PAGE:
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The Shut Eye by Belinda Bauer – a review

I was recently given a copy of this via netgalley and had saved it to read on a train journey to Birmingham. I was very glad I did, as I don’t think it is often that a book gets you thinking long after you finish it. Whilst there are plenty of books I read and thoroughly enjoy most of the time I’m just straight onto the next one. However this story really did pull me up at the end and the morning after I was still thinking about it.

The book starts with the disappearance of Daniel. His Dad worked in the garage over the road and Daniel had run out of the open door across to the garage before disappearing. All that remains is his footprints left behind in the wet concrete. His mother Amy spends her day sitting by these footprints polishing them and trying to protect them from the elements. DI Marvel wants to investigate the missing boy, but after having failed to find another missing girl called Evie he is instead assigned to a different case that he feels is rather beneath him. Amy rarely leaves the house but when she gets a flyer through her door advertising a local physic event (the shut eye of the title) she is so desperate she’ll grasp at any straw she can to find her son. The psychic Latham was previously involved in Evie’s disappearance and it is through him that the differing strands of the stories merge.

The Shut Eye is a very difficult book to review without giving away too much. There is an element of the mystic around it. Yet this is dealt with well and I didn’t get to the end feeling cheated which I usually do when a supernatural element is included.

The writing itself was seamless and I was utterly gripped from start to finish. The story is seen from not only the perspective of the detective but also Amy and Jack the parents of missing Daniel, as well as including the Chief’s wife and an insight into what happened to Evie. Throughout Shut Eye I felt in turn both sorry for and angry at the characters. The sense of isolation, and desperation that came through the pages made me really sorry for some at points, but just as forcefully their actions and stupidity made me want to strangle them.

One of the things that I felt made a refreshing change was that this (although I may be wrong of course) didn’t strike me as a book that was being written to start a series. Often and understandably people write books in order to have their detective at the forefront. However this felt like it was a completely stand along book being written because there was a great idea for a story rather than a great idea for a detective.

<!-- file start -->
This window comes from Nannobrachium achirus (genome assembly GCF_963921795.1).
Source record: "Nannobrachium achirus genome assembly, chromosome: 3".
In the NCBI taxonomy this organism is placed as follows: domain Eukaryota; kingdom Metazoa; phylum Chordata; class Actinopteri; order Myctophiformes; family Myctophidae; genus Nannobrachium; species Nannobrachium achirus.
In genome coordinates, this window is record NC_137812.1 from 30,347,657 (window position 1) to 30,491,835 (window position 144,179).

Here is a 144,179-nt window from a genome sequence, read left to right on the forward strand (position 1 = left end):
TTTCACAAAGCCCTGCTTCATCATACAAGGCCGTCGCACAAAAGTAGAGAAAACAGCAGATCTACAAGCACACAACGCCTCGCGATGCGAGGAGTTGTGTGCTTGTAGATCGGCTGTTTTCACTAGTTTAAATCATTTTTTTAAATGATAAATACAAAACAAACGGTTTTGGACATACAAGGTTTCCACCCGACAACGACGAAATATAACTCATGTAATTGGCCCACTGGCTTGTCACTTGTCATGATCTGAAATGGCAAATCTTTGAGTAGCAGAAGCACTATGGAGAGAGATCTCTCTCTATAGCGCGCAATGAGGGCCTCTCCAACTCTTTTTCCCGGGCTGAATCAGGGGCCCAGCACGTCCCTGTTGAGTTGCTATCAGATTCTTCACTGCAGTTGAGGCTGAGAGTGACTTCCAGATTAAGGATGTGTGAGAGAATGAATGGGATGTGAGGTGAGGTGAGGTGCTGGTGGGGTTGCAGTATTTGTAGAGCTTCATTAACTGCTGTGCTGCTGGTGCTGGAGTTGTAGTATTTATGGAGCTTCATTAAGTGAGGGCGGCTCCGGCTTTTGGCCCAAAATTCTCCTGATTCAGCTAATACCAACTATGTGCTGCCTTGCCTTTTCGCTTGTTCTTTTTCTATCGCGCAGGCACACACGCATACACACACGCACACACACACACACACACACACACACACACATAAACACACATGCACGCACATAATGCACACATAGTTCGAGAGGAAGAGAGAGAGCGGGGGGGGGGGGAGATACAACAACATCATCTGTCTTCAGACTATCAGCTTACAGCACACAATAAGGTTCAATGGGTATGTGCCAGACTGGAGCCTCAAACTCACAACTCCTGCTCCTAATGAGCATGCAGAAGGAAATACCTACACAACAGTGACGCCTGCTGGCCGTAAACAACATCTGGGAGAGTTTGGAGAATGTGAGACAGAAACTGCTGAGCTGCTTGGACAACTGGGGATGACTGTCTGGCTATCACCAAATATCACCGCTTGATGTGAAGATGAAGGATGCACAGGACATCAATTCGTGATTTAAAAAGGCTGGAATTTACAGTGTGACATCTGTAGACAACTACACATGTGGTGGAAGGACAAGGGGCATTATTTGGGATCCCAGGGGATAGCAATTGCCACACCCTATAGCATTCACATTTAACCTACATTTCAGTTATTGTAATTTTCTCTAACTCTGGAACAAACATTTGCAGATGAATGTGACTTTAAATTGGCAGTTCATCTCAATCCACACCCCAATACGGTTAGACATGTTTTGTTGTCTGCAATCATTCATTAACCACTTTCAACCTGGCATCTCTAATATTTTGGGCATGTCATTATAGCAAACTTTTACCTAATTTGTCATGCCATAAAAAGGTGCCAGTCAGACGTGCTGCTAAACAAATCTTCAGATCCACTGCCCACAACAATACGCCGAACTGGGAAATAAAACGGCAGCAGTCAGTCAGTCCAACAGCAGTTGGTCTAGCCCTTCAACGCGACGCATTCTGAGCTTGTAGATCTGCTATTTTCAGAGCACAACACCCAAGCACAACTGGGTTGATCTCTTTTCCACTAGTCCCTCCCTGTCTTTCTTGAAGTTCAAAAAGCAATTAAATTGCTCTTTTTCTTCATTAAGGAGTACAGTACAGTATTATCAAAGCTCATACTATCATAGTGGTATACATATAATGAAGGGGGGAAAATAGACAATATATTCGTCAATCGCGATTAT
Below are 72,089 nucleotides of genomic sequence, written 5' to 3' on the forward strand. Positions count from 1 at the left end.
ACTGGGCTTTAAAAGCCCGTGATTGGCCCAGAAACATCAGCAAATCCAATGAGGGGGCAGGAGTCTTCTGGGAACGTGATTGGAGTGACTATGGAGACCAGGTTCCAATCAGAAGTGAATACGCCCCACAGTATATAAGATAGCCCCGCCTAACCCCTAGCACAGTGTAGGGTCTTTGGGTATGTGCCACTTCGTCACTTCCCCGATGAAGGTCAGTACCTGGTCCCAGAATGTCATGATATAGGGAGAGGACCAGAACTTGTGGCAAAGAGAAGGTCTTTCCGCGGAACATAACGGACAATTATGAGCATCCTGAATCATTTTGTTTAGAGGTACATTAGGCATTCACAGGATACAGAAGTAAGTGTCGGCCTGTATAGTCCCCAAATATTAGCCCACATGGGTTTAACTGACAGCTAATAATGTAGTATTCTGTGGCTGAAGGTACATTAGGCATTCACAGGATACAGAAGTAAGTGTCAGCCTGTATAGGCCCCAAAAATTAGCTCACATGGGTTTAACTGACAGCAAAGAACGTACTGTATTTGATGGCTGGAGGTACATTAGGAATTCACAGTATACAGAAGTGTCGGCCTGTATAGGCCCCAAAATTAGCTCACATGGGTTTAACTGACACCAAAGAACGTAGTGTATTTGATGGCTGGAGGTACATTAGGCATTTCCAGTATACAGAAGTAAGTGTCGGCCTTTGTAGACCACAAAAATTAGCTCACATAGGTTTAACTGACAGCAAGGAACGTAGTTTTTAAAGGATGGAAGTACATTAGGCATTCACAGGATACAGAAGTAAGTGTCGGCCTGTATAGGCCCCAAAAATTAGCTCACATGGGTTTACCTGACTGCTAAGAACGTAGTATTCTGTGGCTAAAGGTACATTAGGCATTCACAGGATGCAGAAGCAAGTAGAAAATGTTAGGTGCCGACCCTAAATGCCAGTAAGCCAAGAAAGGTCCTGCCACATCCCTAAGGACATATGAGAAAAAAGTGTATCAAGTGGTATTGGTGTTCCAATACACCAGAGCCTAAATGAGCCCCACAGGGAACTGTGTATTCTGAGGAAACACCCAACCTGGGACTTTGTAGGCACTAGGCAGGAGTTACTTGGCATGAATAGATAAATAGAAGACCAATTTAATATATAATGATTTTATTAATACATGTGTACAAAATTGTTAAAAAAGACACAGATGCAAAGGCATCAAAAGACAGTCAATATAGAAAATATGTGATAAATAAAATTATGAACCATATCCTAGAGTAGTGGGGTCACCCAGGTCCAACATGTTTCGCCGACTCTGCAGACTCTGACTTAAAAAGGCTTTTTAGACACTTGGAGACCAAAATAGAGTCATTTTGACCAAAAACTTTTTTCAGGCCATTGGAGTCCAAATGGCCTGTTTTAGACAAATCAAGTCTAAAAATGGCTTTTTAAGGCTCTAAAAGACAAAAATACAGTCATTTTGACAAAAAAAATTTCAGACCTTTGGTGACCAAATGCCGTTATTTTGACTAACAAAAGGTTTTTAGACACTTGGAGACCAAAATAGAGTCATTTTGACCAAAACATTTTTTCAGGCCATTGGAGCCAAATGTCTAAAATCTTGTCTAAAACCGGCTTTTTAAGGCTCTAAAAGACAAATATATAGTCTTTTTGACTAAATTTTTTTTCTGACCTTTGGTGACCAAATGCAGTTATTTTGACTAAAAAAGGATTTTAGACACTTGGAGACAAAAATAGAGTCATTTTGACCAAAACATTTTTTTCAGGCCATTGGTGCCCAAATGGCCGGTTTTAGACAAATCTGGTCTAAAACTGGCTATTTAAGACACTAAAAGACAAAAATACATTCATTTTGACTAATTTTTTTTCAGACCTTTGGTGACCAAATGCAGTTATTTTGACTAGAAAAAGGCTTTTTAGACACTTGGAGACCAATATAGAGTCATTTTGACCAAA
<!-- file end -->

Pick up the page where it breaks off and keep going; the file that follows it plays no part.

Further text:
I thoroughly enjoyed this story and think that any book which is both thought provoking and enjoyable is definitely worth a read. It even made having to go to Birmingham a more pleasant experience.


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Blacklands by Belinda Bauer – a review

I ordered this book as part of my holiday kindle book buying bonanza. Belinda was one of the first authors to be announced as appearing at the festival. She was a new author for me and so I decided to start with her first novel, Blacklands. The story revolves around young boy Steven who lives with his Gran and Mum. His uncle Billy was murdered and the body was never found. It’s assumed that he was a victim of serial killer paedophile Avery who is now in prison. The book is based in Exmoor (drawing obvious comparisons with the Moors Murderers) Billy begins writing to Avery in the hope that he can get Avery to tell him where his uncle’s body is buried as he believes this will make his Gran happy.

I thought this was an excellent book. The story is told from two points of view. That of young Steven who spends his time digging holes in the hope of finding his uncle’s body, and killer Avery who enjoys the ‘cat and mouse’ game he starts playing with the young boy.

This was a really compelling read which dealt with a difficult subject. At times it was quite uncomfortable as it places you looking through the eyes of a serial killer, yet this is balanced by the naive viewpoint of a 12 year old child. The writing itself I thought was very good, and whilst at first it seemed a bit slow the descriptions set the scene very well and soon have you hooked. At one point I thought that there was a certain prison scene that was completely unrealistic but having got to the end and reading the authors notes, even that was actually based on a real event.

I would say its not a traditional ‘who dunnit’ type crime novel. You know who the killer is, and the victim may or may not already be buried on the moor. However the crimes it deals with are some of the most horrific in society. This novel seems to be a realistic portrayal of a family who years later are still trying to deal with the after affects of a murder. The idea of the Gran sitting for ages staring out the window waiting for her son to come home years after he went missing whilst her remaining family falls to pieces around her is very moving. Comparing this to the callous and unfeeling Avery, with his excitement at finding out that he is writing to a child really makes this book stand out.

This book was a real page turner, and dealt with an incredibly hard subject. However I felt it was done in a sympathetic manner and was an excellent read.


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